During my research I started to look more closely at the Camellia sinensis tea plant – the rows of fresh greens in the photos of tea plantations caught my imagination. As the we are stardust botany collection is inspired by old scientific botanical plates and etchings, I sought out an old botanical illustration for the tea cards and came across Dr. Thornton’s 1809 botanical plate (he actually calls it Thea viridis, or Green tea, which is the same plant). I loved the way it flowed and how the leaves overlapped each other. Normally, I’d prefer to draw from real life but, in the absence of having a tea plant nearby, I created my illustration based on Dr. Thornton’s botanical plate, tweaking the colours to include the fresh, bright green of the tea plantations.
My cards hope to celebrate the flavonoids in Camellia sinensis. Flavonoids are natural chemicals in the plant that contribute to tea’s amazing flavours and protect it from stress. Through my research I even found a study that suggested drinking tea could protect us from type II diabetes. I love the parallel between the flavonoids protecting both the plant and us from stress.
While working on the tea plant designs, I’d start the day by making a cup of tea (of course!) and sitting down in my study to draw and paint Camellia sinensis, using the Dr. Thornton illustration as a guide. I drew the outline in pencil and then filled in the plant with water colours. I did a few tests before I settled on the finished version – you can see more about my process in my ‘from the sketchbook’ video blog.
One spring afternoon (with another cup of tea by my side) I set about scanning the image into my computer and creating the new designs on my computer. Once happy with a few I sent the digital artwork off to my printer who sent some test cards, known as proofs, back. Out of the five proofs I chose the three final designs you see in my shop today.
Out of the three tea greeting cards available, which one is your favourite?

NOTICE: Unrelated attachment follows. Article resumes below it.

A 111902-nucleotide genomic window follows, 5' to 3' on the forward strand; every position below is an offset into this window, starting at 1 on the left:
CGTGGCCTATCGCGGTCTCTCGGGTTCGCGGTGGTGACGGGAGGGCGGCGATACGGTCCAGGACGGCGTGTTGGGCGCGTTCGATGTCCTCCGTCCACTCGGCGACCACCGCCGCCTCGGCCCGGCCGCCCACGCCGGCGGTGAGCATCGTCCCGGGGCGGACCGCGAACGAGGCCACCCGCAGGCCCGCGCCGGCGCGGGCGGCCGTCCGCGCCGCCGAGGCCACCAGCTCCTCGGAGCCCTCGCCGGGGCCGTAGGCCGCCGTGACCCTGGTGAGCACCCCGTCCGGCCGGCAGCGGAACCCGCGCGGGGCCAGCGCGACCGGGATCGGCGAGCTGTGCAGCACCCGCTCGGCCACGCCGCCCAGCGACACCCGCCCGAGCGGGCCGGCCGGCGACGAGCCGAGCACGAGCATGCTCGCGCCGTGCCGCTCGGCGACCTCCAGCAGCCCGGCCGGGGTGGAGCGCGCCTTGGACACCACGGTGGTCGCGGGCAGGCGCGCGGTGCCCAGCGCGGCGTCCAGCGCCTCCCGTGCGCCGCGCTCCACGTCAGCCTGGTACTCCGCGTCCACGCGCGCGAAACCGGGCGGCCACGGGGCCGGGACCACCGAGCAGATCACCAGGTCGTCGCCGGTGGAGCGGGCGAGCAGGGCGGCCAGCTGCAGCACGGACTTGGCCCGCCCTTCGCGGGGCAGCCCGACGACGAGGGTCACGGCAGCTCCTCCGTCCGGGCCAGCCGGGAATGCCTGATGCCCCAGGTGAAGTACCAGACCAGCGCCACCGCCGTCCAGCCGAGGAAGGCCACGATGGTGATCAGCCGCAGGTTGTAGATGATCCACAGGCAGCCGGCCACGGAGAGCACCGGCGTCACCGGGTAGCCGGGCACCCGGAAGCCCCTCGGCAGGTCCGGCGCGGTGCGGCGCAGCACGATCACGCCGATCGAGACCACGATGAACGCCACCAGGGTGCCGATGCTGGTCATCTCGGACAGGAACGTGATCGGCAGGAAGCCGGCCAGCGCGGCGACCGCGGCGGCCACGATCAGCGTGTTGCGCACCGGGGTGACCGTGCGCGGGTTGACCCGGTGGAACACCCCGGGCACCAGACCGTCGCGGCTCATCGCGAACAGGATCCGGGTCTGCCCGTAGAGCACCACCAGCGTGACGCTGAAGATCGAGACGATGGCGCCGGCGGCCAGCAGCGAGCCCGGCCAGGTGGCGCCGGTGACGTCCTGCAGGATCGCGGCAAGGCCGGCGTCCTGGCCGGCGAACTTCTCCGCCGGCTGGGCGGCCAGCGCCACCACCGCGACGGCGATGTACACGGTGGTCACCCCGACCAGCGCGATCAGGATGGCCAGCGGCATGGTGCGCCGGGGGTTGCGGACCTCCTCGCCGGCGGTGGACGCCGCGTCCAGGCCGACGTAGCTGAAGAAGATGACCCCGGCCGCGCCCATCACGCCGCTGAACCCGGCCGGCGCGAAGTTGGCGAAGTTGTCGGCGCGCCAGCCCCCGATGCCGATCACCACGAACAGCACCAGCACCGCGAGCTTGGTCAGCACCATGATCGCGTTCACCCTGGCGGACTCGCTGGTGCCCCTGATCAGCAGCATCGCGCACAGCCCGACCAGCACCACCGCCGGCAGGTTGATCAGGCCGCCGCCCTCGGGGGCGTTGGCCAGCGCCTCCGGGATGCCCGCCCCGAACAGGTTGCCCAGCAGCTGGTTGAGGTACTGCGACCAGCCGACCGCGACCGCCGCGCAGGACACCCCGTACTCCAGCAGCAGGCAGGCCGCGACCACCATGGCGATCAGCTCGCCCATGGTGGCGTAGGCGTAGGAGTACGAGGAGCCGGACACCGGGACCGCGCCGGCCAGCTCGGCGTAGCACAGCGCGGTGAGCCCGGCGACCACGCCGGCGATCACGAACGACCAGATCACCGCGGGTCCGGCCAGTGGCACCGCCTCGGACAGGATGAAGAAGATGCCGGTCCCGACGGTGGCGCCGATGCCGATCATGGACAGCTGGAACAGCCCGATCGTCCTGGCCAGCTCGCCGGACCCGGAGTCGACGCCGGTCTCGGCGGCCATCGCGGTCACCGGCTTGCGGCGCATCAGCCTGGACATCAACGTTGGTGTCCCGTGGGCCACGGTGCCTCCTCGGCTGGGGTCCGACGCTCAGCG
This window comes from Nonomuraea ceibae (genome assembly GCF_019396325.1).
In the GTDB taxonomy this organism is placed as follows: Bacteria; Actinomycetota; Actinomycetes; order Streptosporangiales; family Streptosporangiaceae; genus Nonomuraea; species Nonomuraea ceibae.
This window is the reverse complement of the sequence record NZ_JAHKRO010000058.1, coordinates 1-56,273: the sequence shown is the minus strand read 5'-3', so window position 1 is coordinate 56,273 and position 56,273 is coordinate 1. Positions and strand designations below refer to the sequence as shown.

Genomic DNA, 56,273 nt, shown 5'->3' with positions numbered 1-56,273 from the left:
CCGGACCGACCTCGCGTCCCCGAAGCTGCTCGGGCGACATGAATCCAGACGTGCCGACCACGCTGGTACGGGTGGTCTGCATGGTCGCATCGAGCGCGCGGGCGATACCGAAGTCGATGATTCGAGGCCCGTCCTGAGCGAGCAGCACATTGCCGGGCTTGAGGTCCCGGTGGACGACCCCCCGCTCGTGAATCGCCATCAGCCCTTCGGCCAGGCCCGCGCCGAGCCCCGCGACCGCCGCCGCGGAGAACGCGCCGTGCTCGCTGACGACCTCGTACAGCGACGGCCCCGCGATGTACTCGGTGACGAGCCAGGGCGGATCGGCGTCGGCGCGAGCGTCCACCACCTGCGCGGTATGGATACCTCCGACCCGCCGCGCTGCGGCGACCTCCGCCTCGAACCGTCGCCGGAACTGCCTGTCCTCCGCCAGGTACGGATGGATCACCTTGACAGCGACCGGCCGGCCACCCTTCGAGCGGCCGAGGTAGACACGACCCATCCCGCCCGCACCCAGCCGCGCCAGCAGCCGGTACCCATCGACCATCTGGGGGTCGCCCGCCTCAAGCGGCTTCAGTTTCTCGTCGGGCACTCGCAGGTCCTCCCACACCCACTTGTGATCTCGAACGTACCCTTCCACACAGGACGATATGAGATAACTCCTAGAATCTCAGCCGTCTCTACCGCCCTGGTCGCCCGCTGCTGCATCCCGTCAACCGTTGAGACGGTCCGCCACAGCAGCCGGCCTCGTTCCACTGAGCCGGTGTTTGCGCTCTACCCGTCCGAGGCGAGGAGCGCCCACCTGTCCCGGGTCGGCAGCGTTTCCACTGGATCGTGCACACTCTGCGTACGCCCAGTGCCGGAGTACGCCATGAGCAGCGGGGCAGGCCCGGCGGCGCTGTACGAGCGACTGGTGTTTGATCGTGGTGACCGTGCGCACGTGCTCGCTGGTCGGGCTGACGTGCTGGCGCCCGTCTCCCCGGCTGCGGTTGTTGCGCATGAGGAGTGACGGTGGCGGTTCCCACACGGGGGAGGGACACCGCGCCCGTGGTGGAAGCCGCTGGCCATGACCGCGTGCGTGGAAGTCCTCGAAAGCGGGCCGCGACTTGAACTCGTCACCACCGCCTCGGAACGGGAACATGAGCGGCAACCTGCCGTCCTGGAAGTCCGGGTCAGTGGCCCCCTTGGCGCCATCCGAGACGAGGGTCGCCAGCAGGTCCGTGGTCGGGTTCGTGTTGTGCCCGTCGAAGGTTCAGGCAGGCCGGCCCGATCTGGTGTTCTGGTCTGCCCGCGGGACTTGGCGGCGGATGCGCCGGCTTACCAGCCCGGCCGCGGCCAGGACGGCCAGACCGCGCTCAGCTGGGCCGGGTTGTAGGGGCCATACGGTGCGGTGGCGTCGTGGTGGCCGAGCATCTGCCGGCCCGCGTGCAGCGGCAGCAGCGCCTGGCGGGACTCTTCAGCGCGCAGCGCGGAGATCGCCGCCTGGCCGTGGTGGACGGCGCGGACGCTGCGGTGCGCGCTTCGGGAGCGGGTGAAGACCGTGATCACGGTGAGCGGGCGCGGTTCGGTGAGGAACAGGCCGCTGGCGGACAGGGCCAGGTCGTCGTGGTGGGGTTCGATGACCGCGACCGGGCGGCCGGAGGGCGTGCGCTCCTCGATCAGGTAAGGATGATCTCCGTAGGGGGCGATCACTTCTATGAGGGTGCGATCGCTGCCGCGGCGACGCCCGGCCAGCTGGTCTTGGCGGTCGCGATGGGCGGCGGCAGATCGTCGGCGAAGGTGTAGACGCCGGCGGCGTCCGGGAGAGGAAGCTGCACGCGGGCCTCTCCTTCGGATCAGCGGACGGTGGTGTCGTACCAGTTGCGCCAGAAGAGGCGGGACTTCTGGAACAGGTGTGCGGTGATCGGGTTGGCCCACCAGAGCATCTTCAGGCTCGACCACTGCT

This is a hard question! I love them all. After agonizing over each design for weeks each one is quite precious to me – so perhaps the Tea Plant Gift Set where you get two of each design is the best one for me! I am particularly proud of the “But first, Tea” and William Morris style “Tea plant pattern” designs as they are new styles I tried out especially for the tea card range. However, if I am pushed to choose, I think my favourite is the classic scientific botanical illustration style of the “Tea plant Camellia sinensis” design as it shows the whole plant and has connotations of how art and science can come together to celebrate the wonders of the natural world.
Interested in these tea greeting cards?
The tea greeting cards are printed on Forestry Stewardship Council certified paper and wrapped in biodegradable cellophane bags and include recycled kraft paper envelopes. You can purchase the tea greeting cards individually or as a gift set beautifully wrapped with silk ribbon.
You can get 10% OFF all tea cards. Browse we are stardust shop here and enter “THECUPOFLIFE17” at the check out. This special offer is valid until July 31, 2017.
Which tea plant greeting card caught your eye the most? Let me know your favourite in the comments below!